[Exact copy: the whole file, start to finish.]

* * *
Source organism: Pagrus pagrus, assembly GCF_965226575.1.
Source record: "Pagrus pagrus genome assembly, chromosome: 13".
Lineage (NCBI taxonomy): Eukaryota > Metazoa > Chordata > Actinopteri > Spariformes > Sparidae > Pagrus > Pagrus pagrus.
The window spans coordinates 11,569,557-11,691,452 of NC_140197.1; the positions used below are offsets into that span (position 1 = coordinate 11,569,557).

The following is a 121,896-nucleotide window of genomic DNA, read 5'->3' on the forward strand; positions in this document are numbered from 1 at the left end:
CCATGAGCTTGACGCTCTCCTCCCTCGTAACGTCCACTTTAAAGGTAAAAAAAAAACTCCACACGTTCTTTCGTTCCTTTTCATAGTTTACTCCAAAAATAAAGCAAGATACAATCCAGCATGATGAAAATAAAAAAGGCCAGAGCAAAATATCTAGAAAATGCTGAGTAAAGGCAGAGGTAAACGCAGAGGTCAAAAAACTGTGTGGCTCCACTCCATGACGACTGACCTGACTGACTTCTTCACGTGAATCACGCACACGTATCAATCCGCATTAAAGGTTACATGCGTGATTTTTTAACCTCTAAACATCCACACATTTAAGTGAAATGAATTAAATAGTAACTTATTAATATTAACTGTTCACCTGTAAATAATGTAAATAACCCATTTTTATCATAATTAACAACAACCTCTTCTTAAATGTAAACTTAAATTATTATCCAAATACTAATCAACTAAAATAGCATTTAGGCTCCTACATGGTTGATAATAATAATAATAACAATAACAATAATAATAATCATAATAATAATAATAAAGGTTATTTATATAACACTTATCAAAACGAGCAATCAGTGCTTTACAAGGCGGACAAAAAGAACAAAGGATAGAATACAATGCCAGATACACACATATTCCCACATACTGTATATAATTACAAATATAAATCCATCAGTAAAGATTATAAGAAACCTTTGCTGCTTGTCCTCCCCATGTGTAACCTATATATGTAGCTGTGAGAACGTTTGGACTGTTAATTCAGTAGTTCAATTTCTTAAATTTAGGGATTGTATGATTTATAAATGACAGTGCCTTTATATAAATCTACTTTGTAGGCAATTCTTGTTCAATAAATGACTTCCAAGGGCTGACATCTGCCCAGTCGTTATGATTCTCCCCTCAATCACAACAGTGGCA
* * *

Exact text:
Source organism: Pagrus pagrus, assembly GCF_965226575.1.
Source record: "Pagrus pagrus genome assembly, chromosome: 13".
Lineage (NCBI taxonomy): Eukaryota > Metazoa > Chordata > Actinopteri > Spariformes > Sparidae > Pagrus > Pagrus pagrus.
The window spans coordinates 11,569,557-11,691,452 of NC_140197.1; the positions used below are offsets into that span (position 1 = coordinate 11,569,557).

The following is a 121,896-nucleotide window of genomic DNA, read 5'->3' on the forward strand; positions in this document are numbered from 1 at the left end:
CCATGAGCTTGACGCTCTCCTCCCTCGTAACGTCCACTTTAAAGGTAAAAAAAAAACTCCACACGTTCTTTCGTTCCTTTTCATAGTTTACTCCAAAAATAAAGCAAGATACAATCCAGCATGATGAAAATAAAAAAGGCCAGAGCAAAATATCTAGAAAATGCTGAGTAAAGGCAGAGGTAAACGCAGAGGTCAAAAAACTGTGTGGCTCCACTCCATGACGACTGACCTGACTGACTTCTTCACGTGAATCACGCACACGTATCAATCCGCATTAAAGGTTACATGCGTGATTTTTTAACCTCTAAACATCCACACATTTAAGTGAAATGAATTAAATAGTAACTTATTAATATTAACTGTTCACCTGTAAATAATGTAAATAACCCATTTTTATCATAATTAACAACAACCTCTTCTTAAATGTAAACTTAAATTATTATCCAAATACTAATCAACTAAAATAGCATTTAGGCTCCTACATGGTTGATAATAATAATAATAACAATAACAATAATAATAATCATAATAATAATAATAAAGGTTATTTATATAACACTTATCAAAACGAGCAATCAGTGCTTTACAAGGCGGACAAAAAGAACAAAGGATAGAATACAATGCCAGATACACACATATTCCCACATACTGTATATAATTACAAATATAAATCCATCAGTAAAGATTATAAGAAACCTTTGCTGCTTGTCCTCCCCATGTGTAACCTATATATGTAGCTGTGAGAACGTTTGGACTGTTAATTCAGTAGTTCAATTTCTTAAATTTAGGGATTGTATGATTTATAAATGACAGTGCCTTTATATAAATCTACTTTGTAGGCAATTCTTGTTCAATAAATGACTTCCAAGGGCTGACATCTGCCCAGTCGTTATGATTCTCCCCTCAATCACAACAGTGGCA